Despite government’s flirtations with other modern-day endeavours, agriculture has retained its role as the undisputed essence of our local economy.
Indeed, agriculture is the pivot around which Ghana’s quest for economic transformation revolves – an assertion that many stakeholders take inspiration from in fashioning products, ideas and initiatives designed to push the agriculture sector’s fortunes.
In acknowledgement of the foregoing, Yara Ghana – a foremost firm versed in the production and distribution of mineral fertilisers – joined the commemorative 10th edition of the annual Pre-Harvest Conference and Exhibitions held in the Northern Region Capital, Tamale, from 7th-8th October as a sponsor and training facilitator.
Held under the theme COVID-19 And Beyond; Solutions for Agricultural Transformation, the event focused on equipping farmers to identify and take advantage of opportunities for growth post-COVID-19.
The annual agriculture showpiece created extraordinary opportunities for participants to meet with farmers of all commodities to negotiate and seal deals. The platform also afforded participants an opportunity to meet fertiliser, irrigation and seed companies; tractor, machinery and equipment dealers; technology firms, banks and financial institutions; processors, researchers; government institutions, development partners and a lot more.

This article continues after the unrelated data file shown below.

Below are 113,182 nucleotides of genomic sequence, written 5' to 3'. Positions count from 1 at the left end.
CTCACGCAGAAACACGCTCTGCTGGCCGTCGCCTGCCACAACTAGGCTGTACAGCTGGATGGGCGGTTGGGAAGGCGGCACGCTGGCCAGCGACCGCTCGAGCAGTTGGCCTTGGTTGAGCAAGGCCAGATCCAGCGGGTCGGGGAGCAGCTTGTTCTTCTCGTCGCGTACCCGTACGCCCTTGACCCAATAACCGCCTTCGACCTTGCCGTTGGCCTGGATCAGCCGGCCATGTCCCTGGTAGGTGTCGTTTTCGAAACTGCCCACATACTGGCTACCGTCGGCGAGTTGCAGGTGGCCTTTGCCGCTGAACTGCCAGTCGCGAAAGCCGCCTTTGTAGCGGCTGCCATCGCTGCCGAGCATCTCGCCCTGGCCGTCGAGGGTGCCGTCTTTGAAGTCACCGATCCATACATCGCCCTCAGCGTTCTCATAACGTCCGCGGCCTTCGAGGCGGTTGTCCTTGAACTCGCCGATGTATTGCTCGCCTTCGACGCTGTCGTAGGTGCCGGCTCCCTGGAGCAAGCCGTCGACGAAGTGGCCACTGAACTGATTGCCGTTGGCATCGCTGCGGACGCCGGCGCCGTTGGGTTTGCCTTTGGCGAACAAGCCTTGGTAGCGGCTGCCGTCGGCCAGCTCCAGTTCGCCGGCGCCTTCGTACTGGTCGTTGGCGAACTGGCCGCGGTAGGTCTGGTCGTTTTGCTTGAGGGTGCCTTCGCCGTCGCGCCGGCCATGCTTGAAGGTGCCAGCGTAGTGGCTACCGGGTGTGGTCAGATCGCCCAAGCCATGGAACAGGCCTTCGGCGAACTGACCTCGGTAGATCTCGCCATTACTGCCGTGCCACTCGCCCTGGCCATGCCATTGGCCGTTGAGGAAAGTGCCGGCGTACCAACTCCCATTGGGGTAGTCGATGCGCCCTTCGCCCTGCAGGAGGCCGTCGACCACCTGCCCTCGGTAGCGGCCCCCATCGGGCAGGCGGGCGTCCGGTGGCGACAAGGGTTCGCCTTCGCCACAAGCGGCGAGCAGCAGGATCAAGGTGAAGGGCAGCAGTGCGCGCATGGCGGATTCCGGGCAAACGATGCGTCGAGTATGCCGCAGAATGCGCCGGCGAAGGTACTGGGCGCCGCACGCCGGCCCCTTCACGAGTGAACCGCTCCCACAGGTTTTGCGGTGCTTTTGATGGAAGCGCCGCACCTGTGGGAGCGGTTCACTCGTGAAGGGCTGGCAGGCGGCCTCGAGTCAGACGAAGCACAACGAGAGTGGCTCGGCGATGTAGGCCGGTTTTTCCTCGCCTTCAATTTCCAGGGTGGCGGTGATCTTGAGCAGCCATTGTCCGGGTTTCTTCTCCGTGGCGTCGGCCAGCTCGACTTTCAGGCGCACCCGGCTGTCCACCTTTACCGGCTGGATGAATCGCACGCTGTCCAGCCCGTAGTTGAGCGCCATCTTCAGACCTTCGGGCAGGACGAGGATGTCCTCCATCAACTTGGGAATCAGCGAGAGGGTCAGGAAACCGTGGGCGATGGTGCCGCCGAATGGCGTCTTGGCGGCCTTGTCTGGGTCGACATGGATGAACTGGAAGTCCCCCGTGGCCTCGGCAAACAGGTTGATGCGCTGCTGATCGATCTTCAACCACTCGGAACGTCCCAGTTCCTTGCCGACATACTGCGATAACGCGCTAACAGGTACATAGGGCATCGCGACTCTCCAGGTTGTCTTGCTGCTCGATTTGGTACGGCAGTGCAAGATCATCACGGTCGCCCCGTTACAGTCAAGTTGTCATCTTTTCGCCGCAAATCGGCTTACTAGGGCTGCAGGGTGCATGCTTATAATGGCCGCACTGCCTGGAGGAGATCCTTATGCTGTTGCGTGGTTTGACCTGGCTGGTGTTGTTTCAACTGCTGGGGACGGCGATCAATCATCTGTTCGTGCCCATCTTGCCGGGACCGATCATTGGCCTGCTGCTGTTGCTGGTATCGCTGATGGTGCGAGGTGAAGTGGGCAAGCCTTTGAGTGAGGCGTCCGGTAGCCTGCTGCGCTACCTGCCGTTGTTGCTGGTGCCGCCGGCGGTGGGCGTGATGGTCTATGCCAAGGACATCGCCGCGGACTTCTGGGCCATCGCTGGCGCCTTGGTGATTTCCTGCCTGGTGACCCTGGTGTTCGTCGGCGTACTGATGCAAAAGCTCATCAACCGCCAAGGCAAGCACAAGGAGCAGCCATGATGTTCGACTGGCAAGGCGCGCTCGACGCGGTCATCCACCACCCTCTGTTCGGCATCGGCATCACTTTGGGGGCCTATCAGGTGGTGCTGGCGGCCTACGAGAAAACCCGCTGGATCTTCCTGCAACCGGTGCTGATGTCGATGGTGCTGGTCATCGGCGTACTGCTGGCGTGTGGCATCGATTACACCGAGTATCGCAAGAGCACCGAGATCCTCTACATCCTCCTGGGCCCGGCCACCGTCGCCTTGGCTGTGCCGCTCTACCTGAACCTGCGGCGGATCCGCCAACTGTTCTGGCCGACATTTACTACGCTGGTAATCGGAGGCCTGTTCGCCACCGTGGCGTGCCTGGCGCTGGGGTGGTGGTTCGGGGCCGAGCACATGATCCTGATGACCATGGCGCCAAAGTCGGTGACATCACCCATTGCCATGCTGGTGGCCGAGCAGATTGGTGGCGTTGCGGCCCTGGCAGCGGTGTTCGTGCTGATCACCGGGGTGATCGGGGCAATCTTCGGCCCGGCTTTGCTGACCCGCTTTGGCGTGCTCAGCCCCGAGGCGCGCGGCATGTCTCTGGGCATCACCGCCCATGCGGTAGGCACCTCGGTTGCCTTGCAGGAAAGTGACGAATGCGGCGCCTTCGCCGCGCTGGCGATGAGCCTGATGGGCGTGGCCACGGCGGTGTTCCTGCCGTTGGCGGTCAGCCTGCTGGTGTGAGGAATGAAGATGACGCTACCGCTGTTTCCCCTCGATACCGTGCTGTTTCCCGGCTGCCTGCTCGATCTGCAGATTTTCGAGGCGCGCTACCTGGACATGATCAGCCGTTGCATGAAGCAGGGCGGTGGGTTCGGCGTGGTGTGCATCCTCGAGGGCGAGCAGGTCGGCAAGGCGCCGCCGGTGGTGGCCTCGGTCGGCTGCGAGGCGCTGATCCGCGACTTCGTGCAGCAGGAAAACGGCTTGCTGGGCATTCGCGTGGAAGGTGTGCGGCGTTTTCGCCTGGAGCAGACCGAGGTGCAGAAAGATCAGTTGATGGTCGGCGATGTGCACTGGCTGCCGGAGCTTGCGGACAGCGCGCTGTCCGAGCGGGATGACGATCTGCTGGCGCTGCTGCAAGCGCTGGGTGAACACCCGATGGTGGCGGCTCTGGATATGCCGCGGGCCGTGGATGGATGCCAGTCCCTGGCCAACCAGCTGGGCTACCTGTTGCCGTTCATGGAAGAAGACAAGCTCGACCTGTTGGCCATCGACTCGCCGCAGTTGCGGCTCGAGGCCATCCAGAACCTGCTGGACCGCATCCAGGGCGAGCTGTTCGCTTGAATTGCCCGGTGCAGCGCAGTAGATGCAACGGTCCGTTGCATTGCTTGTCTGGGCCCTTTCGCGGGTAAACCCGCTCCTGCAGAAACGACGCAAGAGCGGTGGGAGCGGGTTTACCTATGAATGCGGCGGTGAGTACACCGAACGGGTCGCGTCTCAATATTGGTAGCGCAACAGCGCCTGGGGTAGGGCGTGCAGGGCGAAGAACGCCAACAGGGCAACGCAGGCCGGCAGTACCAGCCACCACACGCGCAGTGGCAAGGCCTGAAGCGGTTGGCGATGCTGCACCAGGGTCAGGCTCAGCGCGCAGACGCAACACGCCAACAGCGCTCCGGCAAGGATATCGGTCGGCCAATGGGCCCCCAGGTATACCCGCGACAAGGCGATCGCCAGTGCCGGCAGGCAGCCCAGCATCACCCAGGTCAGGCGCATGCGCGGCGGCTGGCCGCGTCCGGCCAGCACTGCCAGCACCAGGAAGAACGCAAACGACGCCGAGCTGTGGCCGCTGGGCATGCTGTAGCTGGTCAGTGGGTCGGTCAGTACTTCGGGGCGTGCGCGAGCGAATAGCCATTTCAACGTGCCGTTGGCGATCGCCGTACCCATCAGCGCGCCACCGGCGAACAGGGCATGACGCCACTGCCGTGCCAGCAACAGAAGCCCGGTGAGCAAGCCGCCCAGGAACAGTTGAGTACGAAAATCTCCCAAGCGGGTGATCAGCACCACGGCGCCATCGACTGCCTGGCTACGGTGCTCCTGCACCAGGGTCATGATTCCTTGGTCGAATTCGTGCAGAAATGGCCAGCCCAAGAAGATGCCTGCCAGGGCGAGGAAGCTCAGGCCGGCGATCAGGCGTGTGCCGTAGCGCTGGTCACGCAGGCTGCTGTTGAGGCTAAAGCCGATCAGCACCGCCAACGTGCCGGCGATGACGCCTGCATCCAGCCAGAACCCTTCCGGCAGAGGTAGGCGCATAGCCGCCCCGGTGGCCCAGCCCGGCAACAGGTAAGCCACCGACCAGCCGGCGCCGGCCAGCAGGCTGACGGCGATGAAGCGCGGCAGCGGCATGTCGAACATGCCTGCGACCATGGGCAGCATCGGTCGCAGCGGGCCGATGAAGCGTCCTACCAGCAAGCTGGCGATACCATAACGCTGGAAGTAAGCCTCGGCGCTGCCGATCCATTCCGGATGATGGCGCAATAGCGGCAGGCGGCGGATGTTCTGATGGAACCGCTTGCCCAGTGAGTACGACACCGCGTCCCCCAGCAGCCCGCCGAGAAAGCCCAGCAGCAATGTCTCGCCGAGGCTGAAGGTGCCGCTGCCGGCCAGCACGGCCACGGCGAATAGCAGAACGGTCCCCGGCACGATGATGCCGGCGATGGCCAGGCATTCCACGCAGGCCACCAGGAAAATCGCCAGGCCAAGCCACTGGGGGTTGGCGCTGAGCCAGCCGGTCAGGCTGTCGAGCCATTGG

Delivering his message at the event, West Africa Regional Director-Yara International, Danquah Addo-Yobo, paid copious tribute to the event and its organisers, and assured of the firms unflinching support for agriculture in the country.
“Yara is proud to have been part of the 10-year journey of the Pre-Harvest and the project that gave birth to this event. With the disruptions brought on by the onset of COVID-19, many sectors have been impacted in many ways – and not least agriculture. The world has not only been in a health crisis but also faces food security challenges. Smallholder farmers faced increased difficulty in accessing credits, markets, agricultural machinery and inputs among others, due to the restrictions and disruptions as a result of the COVID-19 preventive measures.